Laying out an activist, big-spending second-term agenda, President Obama called on Congress in Tuesday night’s State of the Union address to spend more on job-creation proposals for the middle class and claimed it would not add to the nation’s huge budget deficits.
After four years of weak economic recovery, Mr. Obama issued a plea for lawmakers to approve more spending on infrastructure, renewable-energy projects and education. He also called for an increase of the federal minimum wage, to $9 per hour up from $7.25, saying “in the wealthiest nation on Earth, no one who works full-time should have to live in poverty.”
“A growing economy that creates good, middle-class jobs — that must be the North Star that guides our efforts,” Mr. Obama said in his fourth State of the Union address. “It is our generation’s task, then, to reignite the true engine of America’s economic growth — a rising, thriving middle class.”
In a one-hour address that was mainly aimed at his Democratic base, Mr. Obama called for action on climate change, comprehensive immigration reform, voting rights and gun control. But the main thrust of his speech was devoted to proposals to boost the economy through more government spending.
The president proposed tens of billions of dollars in new spending, including a $50 billion program to fix aging bridges nationwide, $15 billion to rebuild communities hard-hit by the housing crisis and a sweeping expansion of early-childhood education services.
He argued that all his proposals will be paid for, and they won’t add to the annual deficit that has been running at more than $1 trillion per year for his entire term of office.
“Nothing I’m proposing tonight should increase our deficit by a single dime,” Mr. Obama said. “It’s not a bigger government we need, but a smarter government that sets priorities and invests in broad-based growth.”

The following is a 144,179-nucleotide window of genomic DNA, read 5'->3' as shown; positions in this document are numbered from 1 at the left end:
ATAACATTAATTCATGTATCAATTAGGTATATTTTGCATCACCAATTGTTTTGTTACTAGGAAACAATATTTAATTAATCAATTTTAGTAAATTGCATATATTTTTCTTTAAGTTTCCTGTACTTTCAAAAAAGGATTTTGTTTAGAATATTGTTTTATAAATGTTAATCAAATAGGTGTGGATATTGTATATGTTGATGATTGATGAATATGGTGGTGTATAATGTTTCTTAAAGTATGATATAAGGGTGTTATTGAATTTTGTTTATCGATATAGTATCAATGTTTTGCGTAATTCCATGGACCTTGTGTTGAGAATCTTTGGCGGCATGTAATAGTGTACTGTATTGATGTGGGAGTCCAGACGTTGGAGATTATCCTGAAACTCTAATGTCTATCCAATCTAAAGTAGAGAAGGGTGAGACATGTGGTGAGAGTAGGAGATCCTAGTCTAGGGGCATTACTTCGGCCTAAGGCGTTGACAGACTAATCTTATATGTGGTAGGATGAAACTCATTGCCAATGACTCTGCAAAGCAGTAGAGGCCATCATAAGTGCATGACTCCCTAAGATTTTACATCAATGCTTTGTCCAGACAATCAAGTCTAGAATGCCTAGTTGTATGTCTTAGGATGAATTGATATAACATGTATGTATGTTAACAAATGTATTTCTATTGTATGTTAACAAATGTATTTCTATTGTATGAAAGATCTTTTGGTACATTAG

Mr. Obama said his economic proposals are “fully consistent with the budget framework both parties agreed to just 18 months ago.”
Former House Speaker Newt Gingrich quickly disagreed, predicting on CNN that the “single dime” line would sink his proposals.
“This is the most pro-government speech since Lyndon Johnson,” he said after the speech, elaborating that Mr. Obama had reversed Democratic President Bill Clinton’s famous declaration that the “era of big government is over.”
The president focused his speech on jobs and the economy, reasserting themes from his campaign and his second inaugural speech. He is advocating higher taxes on wealthier households, such as the tax increase on families earning more than $450,000 that he secured Jan. 1.
As he delivered his new agenda, he’s facing a March 1 deadline with Congress to avoid automatic spending cuts aimed at reducing the deficit. He rejected suggestions from lawmakers of both parties to stave off defense cuts with revenue from domestic programs.
Deficit reduction was a relatively small part of Mr. Obama’s comments. The president said he would still accept a theoretical deal with the GOP to cut $900 billion in spending over the next decade, coupled with $600 billion in new tax revenue from closing loopholes mainly for wealthier taxpayers.
He also pledged to trim Medicare spending by reducing taxpayer subsidies to drug companies and by means-testing for wealthier seniors. But the president emphasized that he believes he has already done more than half of the heavy lifting of deficit reduction, by cutting $2.5 trillion over the next decade.
“Most of us agree that a plan to reduce the deficit must be part of our agenda,” he said. “But let’s be clear: deficit reduction alone is not an economic plan.”
Even before Mr. Obama spoke, many Republican lawmakers were openly skeptical that the economy will improve under his stewardship, given the record of the past four years. Sen. Jeff Sessions, Alabama Republican and ranking member of the Senate Budget Committee, told party colleagues in a memo that Mr. Obama’s economic policies have failed.